In the Queen’s Speech is 2017, domestic abuse was one of the key pledges. Since then, the publication of the draft bill has been delayed due to the current issues regarding Brexit, however the government has finally began the process of putting this pledge into action.
The Bill includes the first statutory government definition of ’domestic abuse’ which goes beyond physical violence and includes psychological and economic abuse. The Bill proposes to give Clare’s Law a statutory footing, meaning that victims would have a legal right to check out the offending history of their partner, and this would no longer be at the police force’s discretion.
The Bill proposes to appoint a national ‘Domestic Abuse Commissioner’ tasked with improving the response and support for victims. It introduces ‘Domestic Abuse Protection Notices’ and ‘Domestic Abuse Protection Orders’ which could compel perpetrators to address drug and alcohol misuse and behaviour management.
A key proposal within the bill aims to prevent perpetrators from cross-examining victims in the family courts, a practice which has come under scrutiny in the media on numerous occasions. Currently, in matters relating to finances, injunctions and children, if a party is unrepresented, then they have the right to attend court as a Litigant in Person. This therefore means that there is the potential that they will be able to cross-examine their victim.
The Bill proposes that if a perpetrator is involved in such proceedings without representation, the court will appoint a barrister to conduct any examination properly and fairly.
In addition to the above, the Bill proposes to introduce new and updated training for police, probation officers, social workers and job centre work coaches to ensure that they are fully aware of the signs of domestic abuse. This is key as many victims do not come forward about the abuse that they are suffering at home. This would therefore enable third parties to offer advice and signpost to appropriate support services for victims who would not necessary have address the issues otherwise.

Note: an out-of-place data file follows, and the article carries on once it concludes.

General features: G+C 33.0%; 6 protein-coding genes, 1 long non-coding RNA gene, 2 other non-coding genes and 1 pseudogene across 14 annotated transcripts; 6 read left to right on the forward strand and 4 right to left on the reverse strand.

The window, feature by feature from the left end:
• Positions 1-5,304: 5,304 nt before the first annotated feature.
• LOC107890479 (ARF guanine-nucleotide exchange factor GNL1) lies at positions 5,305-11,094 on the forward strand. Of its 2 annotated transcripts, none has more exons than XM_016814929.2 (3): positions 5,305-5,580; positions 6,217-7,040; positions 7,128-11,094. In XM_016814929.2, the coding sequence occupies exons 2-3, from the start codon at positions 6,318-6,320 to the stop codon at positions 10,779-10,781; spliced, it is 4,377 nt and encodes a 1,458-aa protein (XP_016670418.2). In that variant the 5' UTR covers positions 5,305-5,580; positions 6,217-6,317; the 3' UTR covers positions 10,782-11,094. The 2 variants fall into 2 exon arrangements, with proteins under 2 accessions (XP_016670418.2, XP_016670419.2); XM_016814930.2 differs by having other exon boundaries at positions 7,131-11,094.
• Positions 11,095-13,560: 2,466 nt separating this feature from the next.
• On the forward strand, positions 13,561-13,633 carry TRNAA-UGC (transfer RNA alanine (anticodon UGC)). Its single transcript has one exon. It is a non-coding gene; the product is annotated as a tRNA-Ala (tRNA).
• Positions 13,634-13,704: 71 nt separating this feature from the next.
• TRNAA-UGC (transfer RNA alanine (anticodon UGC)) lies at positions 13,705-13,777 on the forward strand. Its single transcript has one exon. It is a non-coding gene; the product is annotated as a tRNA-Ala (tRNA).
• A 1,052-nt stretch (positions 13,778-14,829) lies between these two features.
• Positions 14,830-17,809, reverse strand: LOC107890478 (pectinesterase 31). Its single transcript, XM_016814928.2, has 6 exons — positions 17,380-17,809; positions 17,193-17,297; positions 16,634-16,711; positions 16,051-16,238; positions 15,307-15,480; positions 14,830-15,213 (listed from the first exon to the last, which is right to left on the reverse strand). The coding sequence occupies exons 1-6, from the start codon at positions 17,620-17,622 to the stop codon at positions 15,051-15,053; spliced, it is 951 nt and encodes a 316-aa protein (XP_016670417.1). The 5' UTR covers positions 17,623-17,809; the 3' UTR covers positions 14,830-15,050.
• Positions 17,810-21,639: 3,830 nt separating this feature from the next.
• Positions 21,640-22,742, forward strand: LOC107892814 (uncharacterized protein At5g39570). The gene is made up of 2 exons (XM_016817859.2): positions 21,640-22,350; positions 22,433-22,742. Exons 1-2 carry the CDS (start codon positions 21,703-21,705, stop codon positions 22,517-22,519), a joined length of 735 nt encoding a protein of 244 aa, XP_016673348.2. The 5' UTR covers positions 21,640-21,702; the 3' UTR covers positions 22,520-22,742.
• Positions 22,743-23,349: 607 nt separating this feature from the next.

The draft Bill is definitely a step in the right direction in terms of tackling domestic abuse in the UK and highlighting the extent to which is does happen. It is important to highlight that domestic abuse can happen to anyone, regardless of their sex, social status, race etc.
It is questionable as to how the 120 commitments will work on the ground. For example, the government has only suggested additional funding of £500,000 for victim services, with a particular focus on disabled and elderly persons, LGBTQ and men. Where is the money going to come from for perpetrator’s representation? Surely then, most perpetrators would elect to represent themselves knowing that they will have a barrister appointed to them by the court, rather than instruct their own legal representative?
In terms of Clare’s Law, it is positive news that the government are proposing to legalise this formally as it is imperative that victims, or potential victims, are given the opportunity to access information regarding their partner’s criminal history if they suspect that they, or their children, are at risk of harm.
Time will tell as to whether or not this Bill passes through Parliament and receives Royal Assent. It will now go before the House of Commons to be voted on by MPs and then subsequently the House of Lords. Given the backing of the general public and those driving its introduction, it is hopeful that this come into force as soon as possible to enable victims to begin receiving the support they need.